There’s a deluge of CSS front-end frameworks available nowadays. But the number of really ones can be narrowed down to just a few. In this article, I’ll compare what I think are the five best front-end frameworks available today.

Each has its own strengths and weaknesses, and specific areas of application, allowing you to choose based on the needs of a specific project. For example, if your project is simple, there’s no need to use a complex . Also, many of the options are modular, allowing you to use only the components you need, or even mix components from different front-end frameworks.

The front-end frameworks I’m going to explore are presented based on their GitHub popularity, beginning with the most popular, which is, of course, Bootstrap.

Note that some of the information below will go out of date in the coming and months – such as GitHub stars and version numbers – so be aware of this if you’re reading this article long after the publication date. Also note that the framework sizes are the minified sizes of the necessary CSS and JavaScript files.

1. Bootstrap

Bootstrap is the undisputed leader among the available front-end frameworks today. Given its huge popularity, which is still growing every day, you can be sure that this wonderful toolkit won’t fail you, or leave you alone on your way to building successful websites.

Front-end framework 1: Bootstrap

  • Creators: Mark Otto and Jacob Thornton.
  • Released: 2011
  • Current version: 4.0
  • Popularity: 121,74 stars on GitHub
  • Description: “Sleek, intuitive, and powerful front-end framework for faster and easier web development.”
  • Core concepts/principles: RWD and mobile first.
  • Framework size: 578 KB (precompiled zip folder)
  • Preprocessor: Sass
  • Responsive: Yes
  • Modular: Yes
  • templates/layouts: Yes
  • Icon set: Not included
  • Extras/Add-ons: None bundled, but many third-party plugins are available.
  • Unique components: Jumbotron, Card
  • Documentation: Excellent
  • Customization: Option for separate files for Grid system and Reboot, easy customization with Sass; no online customizer
  • Browser support: Latest releases of Firefox, Chrome, Safari, IE8-11-Microsoft Edge.
  • License: MIT

Notes on Bootstrap

The main strength of Bootstrap is its huge popularity. Technically, it’s not necessarily better than the others in the list, but it offers many more resources (articles and tutorials, third-party plugins and extensions, theme builders, and so on) than the other four front-end frameworks combined. In short, Bootstrap is everywhere. And this is the main reason people continue to choose it.

Note: By saying “unique components”, I mean that they’re unique compared only to the front-end frameworks mentioned in this list.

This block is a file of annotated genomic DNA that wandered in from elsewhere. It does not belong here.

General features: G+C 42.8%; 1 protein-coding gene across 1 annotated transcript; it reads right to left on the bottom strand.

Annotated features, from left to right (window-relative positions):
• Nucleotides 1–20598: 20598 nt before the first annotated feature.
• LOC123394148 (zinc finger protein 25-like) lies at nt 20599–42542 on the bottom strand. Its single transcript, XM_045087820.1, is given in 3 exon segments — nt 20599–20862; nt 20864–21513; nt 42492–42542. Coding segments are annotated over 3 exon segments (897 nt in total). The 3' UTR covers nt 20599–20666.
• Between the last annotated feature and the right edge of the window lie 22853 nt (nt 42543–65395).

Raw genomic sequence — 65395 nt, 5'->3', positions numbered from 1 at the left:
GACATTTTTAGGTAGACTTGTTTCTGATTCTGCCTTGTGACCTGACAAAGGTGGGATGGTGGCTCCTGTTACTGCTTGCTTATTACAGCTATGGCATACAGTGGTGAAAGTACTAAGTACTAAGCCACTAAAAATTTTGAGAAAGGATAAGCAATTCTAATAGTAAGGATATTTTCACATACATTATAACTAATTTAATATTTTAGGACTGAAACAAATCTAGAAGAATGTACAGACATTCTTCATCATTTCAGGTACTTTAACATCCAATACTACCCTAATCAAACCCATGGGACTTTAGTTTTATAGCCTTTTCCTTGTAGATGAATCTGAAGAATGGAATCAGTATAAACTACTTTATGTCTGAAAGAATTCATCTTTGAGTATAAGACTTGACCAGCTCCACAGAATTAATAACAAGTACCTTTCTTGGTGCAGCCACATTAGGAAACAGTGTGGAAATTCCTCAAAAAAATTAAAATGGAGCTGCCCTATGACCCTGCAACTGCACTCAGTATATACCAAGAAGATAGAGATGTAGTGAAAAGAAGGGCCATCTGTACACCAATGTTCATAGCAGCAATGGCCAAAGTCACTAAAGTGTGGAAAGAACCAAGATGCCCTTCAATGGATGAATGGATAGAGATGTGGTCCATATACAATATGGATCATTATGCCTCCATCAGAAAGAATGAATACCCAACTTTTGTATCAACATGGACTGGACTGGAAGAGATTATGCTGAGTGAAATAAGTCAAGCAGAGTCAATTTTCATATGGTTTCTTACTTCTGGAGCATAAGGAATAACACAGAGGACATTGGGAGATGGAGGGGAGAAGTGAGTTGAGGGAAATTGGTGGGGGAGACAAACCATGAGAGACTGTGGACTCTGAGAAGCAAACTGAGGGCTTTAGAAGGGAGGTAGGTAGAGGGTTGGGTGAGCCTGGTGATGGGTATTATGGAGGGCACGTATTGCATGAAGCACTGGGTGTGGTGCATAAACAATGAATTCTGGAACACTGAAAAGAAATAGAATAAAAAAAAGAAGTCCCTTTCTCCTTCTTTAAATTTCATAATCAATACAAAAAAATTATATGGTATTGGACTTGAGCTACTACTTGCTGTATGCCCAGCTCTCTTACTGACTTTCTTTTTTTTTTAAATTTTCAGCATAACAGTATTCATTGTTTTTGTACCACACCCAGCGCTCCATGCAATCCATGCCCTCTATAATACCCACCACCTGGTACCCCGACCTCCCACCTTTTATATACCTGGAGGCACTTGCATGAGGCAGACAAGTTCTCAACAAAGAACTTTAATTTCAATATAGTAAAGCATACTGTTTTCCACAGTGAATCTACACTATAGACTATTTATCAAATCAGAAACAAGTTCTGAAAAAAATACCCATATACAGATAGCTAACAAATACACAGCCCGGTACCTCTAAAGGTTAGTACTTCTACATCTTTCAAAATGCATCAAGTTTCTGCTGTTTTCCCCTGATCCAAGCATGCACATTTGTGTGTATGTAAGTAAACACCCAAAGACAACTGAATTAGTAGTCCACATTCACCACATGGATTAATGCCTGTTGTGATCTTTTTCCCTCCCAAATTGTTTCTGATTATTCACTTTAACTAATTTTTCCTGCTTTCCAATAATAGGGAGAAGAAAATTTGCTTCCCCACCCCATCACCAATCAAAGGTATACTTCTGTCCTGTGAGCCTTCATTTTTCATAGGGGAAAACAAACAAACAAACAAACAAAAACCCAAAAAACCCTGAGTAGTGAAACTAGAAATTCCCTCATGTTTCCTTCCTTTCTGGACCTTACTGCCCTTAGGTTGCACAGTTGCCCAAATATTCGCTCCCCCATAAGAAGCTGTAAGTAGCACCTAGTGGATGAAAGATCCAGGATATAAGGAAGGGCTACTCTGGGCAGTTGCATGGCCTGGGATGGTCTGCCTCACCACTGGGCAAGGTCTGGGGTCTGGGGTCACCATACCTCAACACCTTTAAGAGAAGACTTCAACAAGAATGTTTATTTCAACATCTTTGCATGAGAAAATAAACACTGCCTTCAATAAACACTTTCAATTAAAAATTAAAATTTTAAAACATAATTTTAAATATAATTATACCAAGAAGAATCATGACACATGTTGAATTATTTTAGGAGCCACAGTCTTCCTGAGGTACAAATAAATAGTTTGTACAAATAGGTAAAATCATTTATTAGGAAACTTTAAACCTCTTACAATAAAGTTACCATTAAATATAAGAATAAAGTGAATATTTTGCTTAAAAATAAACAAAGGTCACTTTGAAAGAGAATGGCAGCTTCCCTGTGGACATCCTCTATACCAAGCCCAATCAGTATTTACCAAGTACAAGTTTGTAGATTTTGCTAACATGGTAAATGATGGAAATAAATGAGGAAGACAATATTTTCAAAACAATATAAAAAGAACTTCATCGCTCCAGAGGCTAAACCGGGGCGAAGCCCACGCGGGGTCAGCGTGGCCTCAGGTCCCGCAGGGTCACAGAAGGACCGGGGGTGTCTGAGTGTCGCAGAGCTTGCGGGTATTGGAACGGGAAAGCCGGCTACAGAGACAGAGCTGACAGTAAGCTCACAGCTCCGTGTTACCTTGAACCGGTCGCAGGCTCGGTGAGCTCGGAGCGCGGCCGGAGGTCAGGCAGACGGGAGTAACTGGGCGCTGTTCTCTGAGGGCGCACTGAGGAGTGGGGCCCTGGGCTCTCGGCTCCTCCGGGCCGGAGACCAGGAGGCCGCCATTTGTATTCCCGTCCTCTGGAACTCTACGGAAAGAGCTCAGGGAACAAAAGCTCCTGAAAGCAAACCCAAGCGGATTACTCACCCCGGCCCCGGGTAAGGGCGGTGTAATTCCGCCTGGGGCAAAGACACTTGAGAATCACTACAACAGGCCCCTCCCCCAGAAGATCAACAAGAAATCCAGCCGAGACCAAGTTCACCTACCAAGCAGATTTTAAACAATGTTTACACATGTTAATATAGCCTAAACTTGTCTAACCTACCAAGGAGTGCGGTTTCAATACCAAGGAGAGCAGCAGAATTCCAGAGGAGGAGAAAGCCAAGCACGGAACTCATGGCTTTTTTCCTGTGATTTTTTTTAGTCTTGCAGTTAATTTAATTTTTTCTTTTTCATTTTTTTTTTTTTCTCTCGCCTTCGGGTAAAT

2. Foundation by ZURB

Foundation is the second big player in this front-end framework comparison. With a solid like ZURB backing it, this framework has a truly strong … well … foundation. After all, Foundation is used on many big websites including Facebook, Mozilla, Ebay, Yahoo! and National Geographic, to name a few.

Front-end framework 2: ZURB Foundation

  • Creators: ZURB
  • Released: 2011
  • Current version:6
  • Popularity: 26,956 stars on GitHub
  • Description: “The most advanced responsive front-end framework in the world”
  • Core concepts/principles: RWD, mobile first, semantic
  • Framework size: 197.5 KB
  • Preprocessors: Sass
  • Responsive: Yes
  • Modular: Yes
  • Starting templates/layouts: Yes
  • Icon set: Foundation Icon Fonts
  • Extras/Add-ons: Yes
  • Unique components: Icon Bar, Clearing Lightbox, Flex Video, Keystrokes, Joyride, Pricing Tables
  • Documentation: Good, with many additional resources available.
  • Customization: Basic GUI customizer
  • Browser support: Chrome, Firefox, Safari, IE9+; iOS, Android, Phone 7+
  • License: MIT

Notes on Foundation

Foundation is a truly professional front-end framework with support, training, and consulting offered. It also provides many resources to help you learn and use the framework faster and easier.

3. Semantic UI

Semantic UI is an ongoing effort to make building websites much more semantic. It utilizes natural language principles, thus making the code much more readable and understandable.

Front-end framework 3: Semantic UI

  • Creator: Jack Lukic
  • Released: 2013
  • Current version: 2.2
  • Popularity: 39,364 stars on GitHub
  • Description: “A UI component framework based around useful principles from natural language”
  • Core concepts/principles: Semantic, tag ambivalence, responsive
  • Framework size: 806 KB
  • Preprocessors: Less
  • Responsive: Yes
  • Modular: Yes
  • Starting templates/layouts: Yes, some basic starter templates are offered
  • Icon set: Font Awesome
  • Extras/Add-ons: No
  • Unique components: Divider, Flag, Rail, Reveal, Step, Advertisement, Card, Feed, Item, Statistic, Dimmer, Rating, Shape
  • Documentation: Very good, offering very well-organized documentation, plus a separate website that offers guides for getting started, customizing and creating themes
  • Customization: No GUI customizer, only manual customization
  • Browser support: Firefox, Chrome, Safari, IE10+ (IE9 with browser prefix only), Android 4, Blackberry 10
  • License: MIT

Notes on Semantic UI

Semantic is the most innovative and full-featured front-end framework among those discussed here. The overall structure of the framework and the naming conventions, in terms of clear logic and semantics of its classes, also surpasses the others.

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